A Stroll With Stu: a five-mile rollercoaster of a walk around Dalehouse, Staithes

I long since began to run out of new paths to tread on the coast near Whitby and down the Esk Valley, so I was pleased to negotiate this five-mile rollercoaster of a walk close to the Boulby Potash mine, on tracks previously unknown to my boots.

Thursday, 4th November 2021, 12:31 pm

I started at the East End of Easington, near Loftus, having been dropped off by the X4 bus near Grinkle Lane end.

By the side of the road is an elaborate drinking fountain – a memorial to one Robert Morehead, formerly Dean of Edinburgh, who became the Rector of Easington in the 19th Century.

Erected in 1873, it is a fine structure – fine enough to be Grade 2 listed – but looks sad and neglected today.

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View towards Staithes.

Still, so long as there is enough money to send businessmen and 90-year old millionaires into space for a jolly, who needs history?

Cross the road and take the entrance into Farm Direct Country Store, heading straight on into a grassy field.

Soon, follow the waymark left, then right again to the top left corner, over a wobbly stile with the hedge now on your right.

At the highest point turn right again with a new hedge on your left, then a final left in the next field with the field boundary on your left again.

The Fox and Hounds pub at Dalehouse, near Staithes.

Now, there is a long downhill stretch past a quirky bench made from wooden pallets, heading towards the woods.

A new stile takes you to some steps into the trees and very quickly – and a tad surprisingly – you cross the railway line leading to the Potash mine.

The stiles, built by Network Rail who must have been gutted that they weren’t allowed to chop down all the trees, can soon be left behind as you follow the clear path snaking downhill to a footbridge across Easington Beck.

These are beautiful old woods, alive with fauna and flora, which will look even more stunning as autumn takes hold, but beware that they are criss-crossed by several wide tracks which (I shall say zis urnly wornce), should always be ignored in favour of thinner tracks going straight on.

Red Admiral butterfly spotted on the walk.

Where there is a down, there is a corresponding up, this time in the form of a long staircase of steps climbing away from that footbridge.

At the top, you need to cross Ridge Lane and repeat the process down and up another wooded valley, this time crossing Roxby Beck at the bottom.

Don’t be tempted by an inviting flatter section after the footbridge – the path climbs steeply up to the left of it, just like the last one!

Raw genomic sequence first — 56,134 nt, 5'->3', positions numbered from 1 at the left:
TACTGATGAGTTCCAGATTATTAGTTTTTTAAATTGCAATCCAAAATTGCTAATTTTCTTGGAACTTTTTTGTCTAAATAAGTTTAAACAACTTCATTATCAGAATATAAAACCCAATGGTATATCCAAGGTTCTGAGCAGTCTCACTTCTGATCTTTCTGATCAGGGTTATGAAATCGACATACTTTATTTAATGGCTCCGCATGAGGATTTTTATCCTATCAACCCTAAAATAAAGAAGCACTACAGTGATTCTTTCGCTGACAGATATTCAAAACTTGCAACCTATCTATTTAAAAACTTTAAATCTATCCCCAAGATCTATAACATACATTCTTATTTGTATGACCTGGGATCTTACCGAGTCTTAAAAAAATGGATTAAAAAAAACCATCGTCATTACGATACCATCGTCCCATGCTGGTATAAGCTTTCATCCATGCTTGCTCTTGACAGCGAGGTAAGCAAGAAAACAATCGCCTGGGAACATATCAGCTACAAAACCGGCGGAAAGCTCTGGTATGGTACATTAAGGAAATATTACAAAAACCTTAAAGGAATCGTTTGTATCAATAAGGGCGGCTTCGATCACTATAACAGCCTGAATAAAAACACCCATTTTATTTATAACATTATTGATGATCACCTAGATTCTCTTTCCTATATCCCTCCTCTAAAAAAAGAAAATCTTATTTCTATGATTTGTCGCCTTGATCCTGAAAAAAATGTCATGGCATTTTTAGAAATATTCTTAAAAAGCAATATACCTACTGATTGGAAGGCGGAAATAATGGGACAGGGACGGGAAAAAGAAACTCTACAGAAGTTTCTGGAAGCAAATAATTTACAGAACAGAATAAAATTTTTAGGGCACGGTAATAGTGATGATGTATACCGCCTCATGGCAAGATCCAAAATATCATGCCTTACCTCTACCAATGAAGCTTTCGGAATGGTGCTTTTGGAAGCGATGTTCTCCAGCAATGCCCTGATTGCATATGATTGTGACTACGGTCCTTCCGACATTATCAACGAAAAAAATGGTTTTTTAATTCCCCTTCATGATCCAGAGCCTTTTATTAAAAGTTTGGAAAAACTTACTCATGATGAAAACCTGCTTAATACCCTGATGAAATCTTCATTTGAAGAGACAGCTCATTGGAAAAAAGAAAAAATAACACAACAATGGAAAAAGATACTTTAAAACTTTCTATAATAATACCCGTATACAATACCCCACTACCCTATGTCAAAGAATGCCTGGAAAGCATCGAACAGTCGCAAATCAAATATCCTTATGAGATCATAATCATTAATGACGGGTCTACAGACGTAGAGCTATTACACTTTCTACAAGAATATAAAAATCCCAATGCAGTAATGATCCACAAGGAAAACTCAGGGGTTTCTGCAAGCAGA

Near the top though, bear right on a wider track but after 100 yards or so follow the footpath sign to Roxby, on your left.

Pause to take in the gorgeous views along a meadow to the coast, but turn right to reach a farm going straight on along its access track to reach a road and turn left towards St Nicholas Church, Roxby.

Another stunning but relatively simple listed building, this church dates back hundreds of years but was largely rebuilt in 1818.

Carry on down the road until it jags sharp left.

Take the second of two signposted paths over a stile and straight on up the hill in the field in front of you, through a gap in the wall ahead (with a redundant stile), and on to a second stile where you need to deviate left to a final stile just beyond power lines.

Keep left and enjoy some of the best views I’ve seen anywhere in the area.

It really is worth all that climbing as the lofty vistas down to Staithes and Runswick are just gobsmacking, (though you may need to hold your left arm aloft to block out the concrete blot that is the Cleveland Potash Mine).

Sadly though, my trusty little camera, in an “I’m not worthy” moment, refused to cooperate, so you’ll just have to go up and see for yourself.

At the corner of the next field, drop steeply down to turn left down Borrowby Lane.

At the foot of the hill take a lift through Borrowby Grange, then right at the end of the buildings through a field sporting three electric fences, which can be safely negotiated using the pain-free plastic handle that attaches them to the fence on your right.

Go through Cooper house and, just like that, emerge onto a lane that winds its way down to Dalehouse village.

The village was positively festooned with signs for a takeaway coffee outlet, possibly linked to a planning permission row with the council and the local pub.

I may be wrong, but diplomatically I used both, falling gratefully into the outside seats of the Fox & Hounds on the road out towards Staithes, from which I didn’t move for a further two hours.